Image by AZRainman via Flickr
I'm cleaning out closets. And drawers. Also, bookshelves and cabinets and corners. It's time.
After a year, I am ready to do more. I am ready to let go of more of my pieces of me, more material things, and more clutter that's blocking my path.
You might think, mistakenly, that the clutter I'm referring to belonged to Bob, but very little of it did. Sure, a few of the books amassed from each new job were his. The book du jour that each company felt was necessary to convey their culture. Those were his. He never read them. It was easy to drop those into the brown paper bag of donations.
Next, I attacked my shoes and clothes, letting go of things that don't fit, unworn items, and anything that doesn't make me feel fabulous. Life is too short to keep clothes that don't rock your world. Into the donation pile they went.
Then I came upon that dreaded bag, again. That damned duffle bag from our final hospital stay. Every time I do this purging thing, I come across that bag. Every time I am able to cull a few more items from the bag. This time, I plunged into the final purge. And it was the oddest combination of items that reduced me to a sobbing mess—his tiny tube of hospital-issue toothpaste and travel-size deodorant. I was undone by toiletries, people.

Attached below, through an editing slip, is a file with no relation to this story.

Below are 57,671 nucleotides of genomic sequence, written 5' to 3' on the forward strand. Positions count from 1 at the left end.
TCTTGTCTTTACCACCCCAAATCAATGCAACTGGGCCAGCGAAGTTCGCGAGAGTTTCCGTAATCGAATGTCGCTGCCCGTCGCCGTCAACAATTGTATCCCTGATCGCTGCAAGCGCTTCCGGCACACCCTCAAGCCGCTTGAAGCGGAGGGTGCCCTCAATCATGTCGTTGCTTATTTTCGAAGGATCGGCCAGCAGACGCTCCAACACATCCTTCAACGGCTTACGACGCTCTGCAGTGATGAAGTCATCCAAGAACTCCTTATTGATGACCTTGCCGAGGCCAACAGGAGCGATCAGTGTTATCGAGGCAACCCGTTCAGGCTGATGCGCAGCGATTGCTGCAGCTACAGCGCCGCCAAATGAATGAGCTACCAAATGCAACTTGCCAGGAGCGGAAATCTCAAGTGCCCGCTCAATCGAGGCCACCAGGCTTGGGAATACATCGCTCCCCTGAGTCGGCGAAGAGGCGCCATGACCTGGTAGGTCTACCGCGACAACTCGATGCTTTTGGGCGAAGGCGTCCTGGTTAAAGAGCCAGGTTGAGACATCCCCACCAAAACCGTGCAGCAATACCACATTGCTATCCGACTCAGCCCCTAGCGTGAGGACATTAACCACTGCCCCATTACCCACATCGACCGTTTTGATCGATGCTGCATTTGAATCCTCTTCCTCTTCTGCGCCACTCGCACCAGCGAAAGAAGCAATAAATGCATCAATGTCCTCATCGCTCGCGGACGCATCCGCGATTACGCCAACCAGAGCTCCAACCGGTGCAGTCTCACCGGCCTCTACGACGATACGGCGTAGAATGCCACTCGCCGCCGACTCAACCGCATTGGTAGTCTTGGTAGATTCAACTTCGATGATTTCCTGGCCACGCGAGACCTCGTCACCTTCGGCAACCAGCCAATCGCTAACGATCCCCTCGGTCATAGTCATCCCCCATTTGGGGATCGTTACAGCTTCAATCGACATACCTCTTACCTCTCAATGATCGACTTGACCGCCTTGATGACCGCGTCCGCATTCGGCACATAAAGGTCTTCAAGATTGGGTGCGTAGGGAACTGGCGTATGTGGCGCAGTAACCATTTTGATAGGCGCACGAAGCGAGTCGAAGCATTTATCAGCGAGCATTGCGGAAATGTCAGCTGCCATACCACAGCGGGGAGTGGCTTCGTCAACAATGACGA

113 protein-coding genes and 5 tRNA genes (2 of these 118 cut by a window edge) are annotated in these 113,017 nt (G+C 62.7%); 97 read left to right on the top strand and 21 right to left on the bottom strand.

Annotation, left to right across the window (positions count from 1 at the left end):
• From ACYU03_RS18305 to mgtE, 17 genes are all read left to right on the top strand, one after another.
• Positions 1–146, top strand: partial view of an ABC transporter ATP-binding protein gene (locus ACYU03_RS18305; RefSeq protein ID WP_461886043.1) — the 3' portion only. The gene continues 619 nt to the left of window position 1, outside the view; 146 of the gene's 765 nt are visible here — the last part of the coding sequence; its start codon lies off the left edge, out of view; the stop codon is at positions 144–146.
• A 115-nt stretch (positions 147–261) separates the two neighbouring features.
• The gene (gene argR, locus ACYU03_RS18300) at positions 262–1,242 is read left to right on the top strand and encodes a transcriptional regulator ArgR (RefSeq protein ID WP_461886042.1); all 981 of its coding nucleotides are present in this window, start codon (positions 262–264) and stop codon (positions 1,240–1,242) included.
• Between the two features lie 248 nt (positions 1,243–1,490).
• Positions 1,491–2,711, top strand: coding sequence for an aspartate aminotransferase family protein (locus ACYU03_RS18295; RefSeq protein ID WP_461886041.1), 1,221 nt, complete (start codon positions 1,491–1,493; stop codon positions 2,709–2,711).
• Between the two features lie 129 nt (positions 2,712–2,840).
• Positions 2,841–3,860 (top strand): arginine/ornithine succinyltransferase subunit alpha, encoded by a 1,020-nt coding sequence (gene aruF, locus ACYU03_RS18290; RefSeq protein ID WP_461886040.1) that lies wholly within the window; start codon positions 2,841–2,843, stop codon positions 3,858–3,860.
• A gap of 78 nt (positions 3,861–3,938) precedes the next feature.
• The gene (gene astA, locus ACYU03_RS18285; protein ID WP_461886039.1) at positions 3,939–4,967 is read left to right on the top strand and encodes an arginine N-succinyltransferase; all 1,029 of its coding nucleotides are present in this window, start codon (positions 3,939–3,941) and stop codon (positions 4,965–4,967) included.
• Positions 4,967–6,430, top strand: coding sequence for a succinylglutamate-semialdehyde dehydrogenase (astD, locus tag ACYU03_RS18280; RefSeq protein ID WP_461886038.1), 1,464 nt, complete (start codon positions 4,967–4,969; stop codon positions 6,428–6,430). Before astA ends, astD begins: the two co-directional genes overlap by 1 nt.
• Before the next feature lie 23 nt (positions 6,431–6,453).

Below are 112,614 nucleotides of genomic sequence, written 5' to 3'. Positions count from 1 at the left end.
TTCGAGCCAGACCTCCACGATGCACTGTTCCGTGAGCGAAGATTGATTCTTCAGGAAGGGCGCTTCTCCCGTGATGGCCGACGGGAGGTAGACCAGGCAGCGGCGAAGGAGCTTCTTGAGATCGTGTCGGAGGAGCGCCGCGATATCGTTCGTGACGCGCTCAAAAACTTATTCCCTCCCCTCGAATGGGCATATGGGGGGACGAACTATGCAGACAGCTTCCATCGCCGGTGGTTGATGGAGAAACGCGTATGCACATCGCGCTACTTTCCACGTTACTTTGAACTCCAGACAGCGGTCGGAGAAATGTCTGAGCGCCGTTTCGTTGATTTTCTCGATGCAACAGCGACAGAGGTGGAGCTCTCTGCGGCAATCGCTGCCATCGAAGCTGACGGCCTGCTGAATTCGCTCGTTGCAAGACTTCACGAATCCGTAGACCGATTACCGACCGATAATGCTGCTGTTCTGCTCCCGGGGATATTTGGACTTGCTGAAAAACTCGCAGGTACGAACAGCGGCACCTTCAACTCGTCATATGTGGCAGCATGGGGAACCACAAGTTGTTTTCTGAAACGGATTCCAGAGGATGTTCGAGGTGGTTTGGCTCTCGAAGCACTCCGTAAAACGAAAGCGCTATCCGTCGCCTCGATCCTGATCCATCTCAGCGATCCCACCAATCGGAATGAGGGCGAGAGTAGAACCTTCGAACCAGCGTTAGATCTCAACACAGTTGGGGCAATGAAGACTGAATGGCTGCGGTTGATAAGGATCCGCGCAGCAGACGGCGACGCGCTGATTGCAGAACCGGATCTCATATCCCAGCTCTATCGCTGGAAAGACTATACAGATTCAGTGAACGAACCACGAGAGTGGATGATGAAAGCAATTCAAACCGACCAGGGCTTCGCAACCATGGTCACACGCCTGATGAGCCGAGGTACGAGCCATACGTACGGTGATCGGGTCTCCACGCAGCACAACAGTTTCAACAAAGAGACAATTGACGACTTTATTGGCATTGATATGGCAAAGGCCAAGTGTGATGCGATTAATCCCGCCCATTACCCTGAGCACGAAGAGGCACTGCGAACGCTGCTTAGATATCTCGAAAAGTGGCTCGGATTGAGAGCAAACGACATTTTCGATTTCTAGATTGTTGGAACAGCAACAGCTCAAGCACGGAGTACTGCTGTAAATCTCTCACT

As I took them from the bag and dropped them into the trash, (because what was I going to do? Save them? That seemed too morose, not to mention a little unhygienic) I felt that hard ball of pain in my throat. My eyes burned. The tears soaked my cheeks and I knew I was done for the night.
Sometimes you have to sit with your grief; give it space to be, let it soak your face, kick you in the gut, have its way with you, you know?
The duffle bag is finally empty. My heart still hurts, but I had time to feel the pain I needed to feel at that moment. I am so blessed to have people in my life who understand how important that is, who aren't threatened by my need to grieve, and who love me. It makes this shitty process so much easier.